Richard Hell reports from Philadelphia

The following correspondence is reproduced here with the kind permission of the author. Also see The Devil, Probably by the same author.

From    : Richard Hell
To      :
Date    : Sat, 8 Nov 2003 21:19:06 -0500
Subject : The Devil in Philadelphia

Last night, Friday, November 7, I introduced a screening of Bresson's Le
Diable, Probablement (1977) for Michael Chaikin's most thoughtfully
compiled film program at International House in Philadelphia. It was the
third time I've introduced the film at various venues in the past year.
I seem to have made myself a sideline occupation of the movie
recently--I've published a few articles about it too. Last night was
interesting because I kind of fell apart in the course of my talk. I
lost track of what I was saying! Dark forces of self-consciousness
overtook me. It was like the bus scene in Devil: things started wheeling
out of control, randomly breaking loose, and a painful chaos preceded
the crunch to a halt. As I told the audience, after a prolonged groping
for words, I've actually always wanted to have a nervous breakdown on
stage. I didn't quite achieve that, but I got as close as I ever hope to
without actually dropping my pants or something. But what the hell, it
was all predestined. The worst part, and which I could barely restrain 
myself from leaping up during the film's projection to point out, was that 
I forgot to even mention Bresson's rejection of "actor" for "model"... I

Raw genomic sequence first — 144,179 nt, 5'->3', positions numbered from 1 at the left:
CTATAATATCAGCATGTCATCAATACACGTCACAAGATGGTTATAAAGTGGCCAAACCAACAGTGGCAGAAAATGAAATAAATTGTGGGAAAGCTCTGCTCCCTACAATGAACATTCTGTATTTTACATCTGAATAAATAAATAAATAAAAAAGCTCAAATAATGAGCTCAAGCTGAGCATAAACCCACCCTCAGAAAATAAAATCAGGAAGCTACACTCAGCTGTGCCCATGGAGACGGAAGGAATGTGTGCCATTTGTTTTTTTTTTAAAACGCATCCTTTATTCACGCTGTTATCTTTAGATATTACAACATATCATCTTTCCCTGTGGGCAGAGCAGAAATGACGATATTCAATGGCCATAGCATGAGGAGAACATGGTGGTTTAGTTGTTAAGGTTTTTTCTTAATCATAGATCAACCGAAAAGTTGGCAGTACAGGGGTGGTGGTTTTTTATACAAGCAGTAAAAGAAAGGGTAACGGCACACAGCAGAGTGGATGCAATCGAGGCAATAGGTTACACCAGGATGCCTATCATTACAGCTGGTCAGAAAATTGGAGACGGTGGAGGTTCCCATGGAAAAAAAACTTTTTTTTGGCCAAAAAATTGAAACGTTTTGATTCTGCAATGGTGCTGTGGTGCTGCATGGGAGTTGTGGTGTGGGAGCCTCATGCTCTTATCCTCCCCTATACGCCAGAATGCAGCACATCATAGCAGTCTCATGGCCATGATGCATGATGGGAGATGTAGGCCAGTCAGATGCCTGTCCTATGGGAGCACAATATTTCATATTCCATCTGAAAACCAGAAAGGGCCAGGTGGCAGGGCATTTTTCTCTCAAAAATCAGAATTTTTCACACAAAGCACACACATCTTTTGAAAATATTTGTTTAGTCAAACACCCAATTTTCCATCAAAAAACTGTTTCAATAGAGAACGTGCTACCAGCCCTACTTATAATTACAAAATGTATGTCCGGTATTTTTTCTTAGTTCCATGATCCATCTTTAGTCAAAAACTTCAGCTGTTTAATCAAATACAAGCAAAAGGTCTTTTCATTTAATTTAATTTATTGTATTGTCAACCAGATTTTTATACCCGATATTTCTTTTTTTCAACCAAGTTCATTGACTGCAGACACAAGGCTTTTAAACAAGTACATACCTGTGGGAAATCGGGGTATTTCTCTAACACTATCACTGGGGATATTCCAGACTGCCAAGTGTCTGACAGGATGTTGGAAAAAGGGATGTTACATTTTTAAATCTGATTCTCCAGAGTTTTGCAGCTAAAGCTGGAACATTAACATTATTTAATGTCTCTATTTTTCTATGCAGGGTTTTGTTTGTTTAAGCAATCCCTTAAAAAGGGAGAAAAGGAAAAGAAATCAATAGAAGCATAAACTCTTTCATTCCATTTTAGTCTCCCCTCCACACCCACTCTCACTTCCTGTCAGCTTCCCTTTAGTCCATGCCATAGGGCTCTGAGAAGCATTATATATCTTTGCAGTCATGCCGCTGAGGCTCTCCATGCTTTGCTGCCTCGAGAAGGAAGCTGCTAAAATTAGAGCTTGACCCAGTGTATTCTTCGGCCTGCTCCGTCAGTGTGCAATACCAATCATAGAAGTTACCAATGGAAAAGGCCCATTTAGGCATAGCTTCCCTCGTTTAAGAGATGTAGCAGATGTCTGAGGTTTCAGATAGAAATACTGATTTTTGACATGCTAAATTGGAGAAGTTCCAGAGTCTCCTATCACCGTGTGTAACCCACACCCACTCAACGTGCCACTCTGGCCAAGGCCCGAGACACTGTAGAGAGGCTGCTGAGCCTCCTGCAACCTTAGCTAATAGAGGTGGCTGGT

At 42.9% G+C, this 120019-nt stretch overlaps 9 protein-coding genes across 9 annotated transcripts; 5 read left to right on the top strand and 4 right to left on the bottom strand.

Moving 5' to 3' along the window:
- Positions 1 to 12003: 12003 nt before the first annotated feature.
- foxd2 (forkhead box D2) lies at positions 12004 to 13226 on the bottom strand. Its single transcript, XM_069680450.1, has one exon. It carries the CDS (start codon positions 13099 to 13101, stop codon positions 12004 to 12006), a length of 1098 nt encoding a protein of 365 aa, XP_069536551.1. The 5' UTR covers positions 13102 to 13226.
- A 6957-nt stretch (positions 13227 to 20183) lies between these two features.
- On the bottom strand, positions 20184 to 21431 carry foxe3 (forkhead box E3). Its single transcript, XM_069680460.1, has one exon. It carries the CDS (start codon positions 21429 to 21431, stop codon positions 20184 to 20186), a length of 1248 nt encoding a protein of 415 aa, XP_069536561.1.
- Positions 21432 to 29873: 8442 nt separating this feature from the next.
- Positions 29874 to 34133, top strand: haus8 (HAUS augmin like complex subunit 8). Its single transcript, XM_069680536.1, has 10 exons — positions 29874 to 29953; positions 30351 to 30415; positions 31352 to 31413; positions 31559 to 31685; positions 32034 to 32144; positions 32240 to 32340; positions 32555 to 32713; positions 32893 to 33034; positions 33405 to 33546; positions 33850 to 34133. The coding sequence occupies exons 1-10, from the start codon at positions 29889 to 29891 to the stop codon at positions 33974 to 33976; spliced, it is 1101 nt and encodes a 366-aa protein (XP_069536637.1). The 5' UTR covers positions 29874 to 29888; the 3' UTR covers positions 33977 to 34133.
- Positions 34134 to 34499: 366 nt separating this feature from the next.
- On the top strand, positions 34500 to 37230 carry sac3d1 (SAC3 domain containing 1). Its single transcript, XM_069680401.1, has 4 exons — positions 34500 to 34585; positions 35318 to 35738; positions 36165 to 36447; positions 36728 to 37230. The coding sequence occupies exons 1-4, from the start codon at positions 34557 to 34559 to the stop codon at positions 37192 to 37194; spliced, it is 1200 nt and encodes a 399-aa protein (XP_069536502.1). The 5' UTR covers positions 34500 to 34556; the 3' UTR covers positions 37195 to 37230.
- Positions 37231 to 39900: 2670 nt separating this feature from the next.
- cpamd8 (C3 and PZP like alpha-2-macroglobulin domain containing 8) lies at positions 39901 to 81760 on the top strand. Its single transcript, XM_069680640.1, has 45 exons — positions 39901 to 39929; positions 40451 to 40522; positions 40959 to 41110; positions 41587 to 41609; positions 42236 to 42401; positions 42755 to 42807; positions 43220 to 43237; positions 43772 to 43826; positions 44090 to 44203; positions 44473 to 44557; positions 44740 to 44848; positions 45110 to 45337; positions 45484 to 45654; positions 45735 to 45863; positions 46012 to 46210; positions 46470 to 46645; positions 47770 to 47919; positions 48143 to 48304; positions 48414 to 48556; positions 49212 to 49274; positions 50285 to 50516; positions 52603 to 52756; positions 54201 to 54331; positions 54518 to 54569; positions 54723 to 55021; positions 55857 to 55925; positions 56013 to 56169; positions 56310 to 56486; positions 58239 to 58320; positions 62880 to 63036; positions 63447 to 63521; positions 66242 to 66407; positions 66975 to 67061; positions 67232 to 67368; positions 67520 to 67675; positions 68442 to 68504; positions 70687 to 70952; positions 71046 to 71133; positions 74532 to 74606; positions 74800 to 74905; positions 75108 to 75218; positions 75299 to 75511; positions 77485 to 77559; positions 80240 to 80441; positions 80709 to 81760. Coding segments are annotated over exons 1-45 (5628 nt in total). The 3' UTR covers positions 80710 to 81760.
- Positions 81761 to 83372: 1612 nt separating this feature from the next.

hated that because I think it was a crowd without too much previous
exposure and I would have liked to prepare them for the acting style. It
always seems to me that the expressionless performances (which can also
read as "grim") of the people in Bresson are what make it hardest for
people to get started with him. People are so used to relying on signals
from the actors for the energy and import of a movie. But the good news
is that the audience was large and they sat still for the film. They
seemed affected by it. When introducing it I do my best to account for
Bresson's methods, but I also set the movie up anecdotally in a way that
might be offensive to the purist, namely by describing my identification
with its main character. The notices of the screenings sometimes quote
me as calling it, "The most 'punk' film ever made." Bresson isn't
usually thought of as a topical director but that film did literally
originate in headlines (the story was suggested by a newspaper account
of a youth's suicide), and, as presumptuous and self-centered, not to
mention irrelevant, as it might seem as information about the film, I
was astonished to the point of nausea when I first saw it and recognized
my 1977 (though in that year Bresson was seventy-six years old and may
well have never heard of "punk"); not being a film scholar, that's the
side-bar material I use to justify my intro. (One could also say that
Bresson's stripped-down approach and supreme value of honesty are
something he has in common with the best of that music era. But I don't
mean to put too much weight on the "punk"-Bresson thing. He has more in
common with Cezanne.) Anyway, the movie looked, or I could say,
"sounded," better than ever this time--the seventh, I think, I've
seen/heard it this year. The sound did especially hit me last night, all
of it of course originating in the action, horrifyingly,
heartwrenchingly, exhilaratingly: from the relentless mechanical
clicking footsteps and machine street traffic, to the hideous
interrupting organ-tuning chords in the cathedral, to the the blaring
car-horns after the bus collision, to the static crashing
explosion-waves of nuclear testing on the video monitor, to the
horrendous buzzing and whining and crunching of the sawn-down trees, to
the moment of Mozart overheard through the open window on the way to the
cemetary. Like so many things in Bresson, this way of conceiving sound
is a means of filmmaking not only extraordinarily refined by him but
almost exclusive to him among directors.


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